The Threepenny Opera at Nottingham Playhouse
Gritty, hard-hitting and vibrant, Brecht’s The Threepenny Opera is given a vigorous contemporary reboot at Nottingham Playhouse.
With a set and costume design theme which seems to bizarrely combine Gatsby-esque decadence, Victorian poverty and a hint of 80s Punk, The Threepenny Opera is a moralistic tale of love, betrayal, corruption and desperation.
As the tattered red curtain is lifted in the protest banner bedecked auditorium, a raucous rendition of ‘Mack the Knife’ introduces the play’s antihero Macheath (played by Milton Lopes), a notorious London criminal and serial adulterer.
A modern day Jack-the-Ripper, the narrative follows the disarmingly suave Macheath as he contends with the unforeseen consequences of his marriage to Polly Peachum ( CiCi Howells), daughter of rival criminal overlord JJ Peachum (Garry Robson).
A tale of bribery, crime and poverty, this play is made stunningly accessible to all.
With a cast of actors who together represent a vast spectrum of disabilities, The Threepenny Opera caters to all audience members by using projected subtitles, BSL translations and audio descriptions.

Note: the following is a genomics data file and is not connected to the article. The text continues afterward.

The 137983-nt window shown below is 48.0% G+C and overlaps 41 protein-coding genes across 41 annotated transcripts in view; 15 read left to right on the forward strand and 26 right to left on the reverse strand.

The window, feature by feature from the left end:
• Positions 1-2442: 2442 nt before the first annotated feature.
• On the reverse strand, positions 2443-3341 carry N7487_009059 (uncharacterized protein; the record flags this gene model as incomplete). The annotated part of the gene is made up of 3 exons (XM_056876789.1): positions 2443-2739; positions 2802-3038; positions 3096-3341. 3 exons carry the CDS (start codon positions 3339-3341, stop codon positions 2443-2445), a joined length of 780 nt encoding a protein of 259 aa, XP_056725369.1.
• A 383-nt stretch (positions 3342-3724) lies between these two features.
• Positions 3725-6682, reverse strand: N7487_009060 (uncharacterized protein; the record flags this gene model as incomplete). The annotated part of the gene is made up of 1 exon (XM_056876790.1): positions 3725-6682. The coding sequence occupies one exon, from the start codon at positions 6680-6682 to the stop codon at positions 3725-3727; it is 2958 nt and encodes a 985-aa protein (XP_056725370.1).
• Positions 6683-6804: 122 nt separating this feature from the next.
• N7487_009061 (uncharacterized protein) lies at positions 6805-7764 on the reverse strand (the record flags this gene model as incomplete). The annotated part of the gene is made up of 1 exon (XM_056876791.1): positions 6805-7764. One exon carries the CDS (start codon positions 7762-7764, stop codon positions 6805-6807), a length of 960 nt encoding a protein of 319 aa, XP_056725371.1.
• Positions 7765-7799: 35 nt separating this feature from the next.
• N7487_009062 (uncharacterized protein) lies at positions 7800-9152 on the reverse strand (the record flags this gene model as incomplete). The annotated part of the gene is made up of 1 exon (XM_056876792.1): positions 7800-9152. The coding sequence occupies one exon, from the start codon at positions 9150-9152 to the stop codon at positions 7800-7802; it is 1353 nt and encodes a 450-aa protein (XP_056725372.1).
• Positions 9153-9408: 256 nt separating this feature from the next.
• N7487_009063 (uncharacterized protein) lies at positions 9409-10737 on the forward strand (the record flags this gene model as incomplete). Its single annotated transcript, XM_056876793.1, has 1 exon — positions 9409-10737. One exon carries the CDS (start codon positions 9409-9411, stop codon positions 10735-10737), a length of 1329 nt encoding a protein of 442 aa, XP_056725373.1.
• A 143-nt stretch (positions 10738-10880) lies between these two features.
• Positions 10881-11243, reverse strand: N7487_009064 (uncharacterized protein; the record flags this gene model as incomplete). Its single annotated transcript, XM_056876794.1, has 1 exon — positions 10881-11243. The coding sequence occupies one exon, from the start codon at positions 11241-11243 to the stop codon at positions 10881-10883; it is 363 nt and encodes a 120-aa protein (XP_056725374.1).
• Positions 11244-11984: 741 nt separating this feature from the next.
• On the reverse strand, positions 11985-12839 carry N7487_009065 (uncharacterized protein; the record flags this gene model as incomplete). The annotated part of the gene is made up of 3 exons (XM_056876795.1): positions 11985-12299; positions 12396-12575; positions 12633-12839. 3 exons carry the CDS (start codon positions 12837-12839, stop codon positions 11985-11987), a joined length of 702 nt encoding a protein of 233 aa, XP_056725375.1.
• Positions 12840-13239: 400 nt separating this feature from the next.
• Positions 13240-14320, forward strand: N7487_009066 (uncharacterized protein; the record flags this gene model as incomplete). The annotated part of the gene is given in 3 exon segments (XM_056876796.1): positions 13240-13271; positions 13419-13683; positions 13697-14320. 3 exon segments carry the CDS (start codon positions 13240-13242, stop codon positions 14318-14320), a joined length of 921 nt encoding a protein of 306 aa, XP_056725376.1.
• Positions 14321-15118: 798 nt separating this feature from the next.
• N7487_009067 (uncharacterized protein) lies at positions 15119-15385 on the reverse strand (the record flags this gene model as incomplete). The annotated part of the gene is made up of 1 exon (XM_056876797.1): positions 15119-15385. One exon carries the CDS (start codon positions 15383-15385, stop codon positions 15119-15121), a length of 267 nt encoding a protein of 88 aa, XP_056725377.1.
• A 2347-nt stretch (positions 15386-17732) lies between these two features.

In spite of many memorable moments – a two-piece panto horse and a dancing-policeman jazz number being but two – The Threepenny Opera can’t shake the general air of confusion it generates.
Showcasing a strong moral message – and many controversial contemporary references to Jimmy Savile and immoral vicars – it’s difficult to be sure how to respond, the lack of thematic guidance obscuring any sort of dominant message.
Though hard-hitting with a strongly emphasised message, the often-confusing kaleidoscope of morality and eccentric comedy is ultimately unsatisfactory.
While The Threepenny Opera strives hard to teach an assumedly important lesson, it’s uncertain exactly what that lesson is.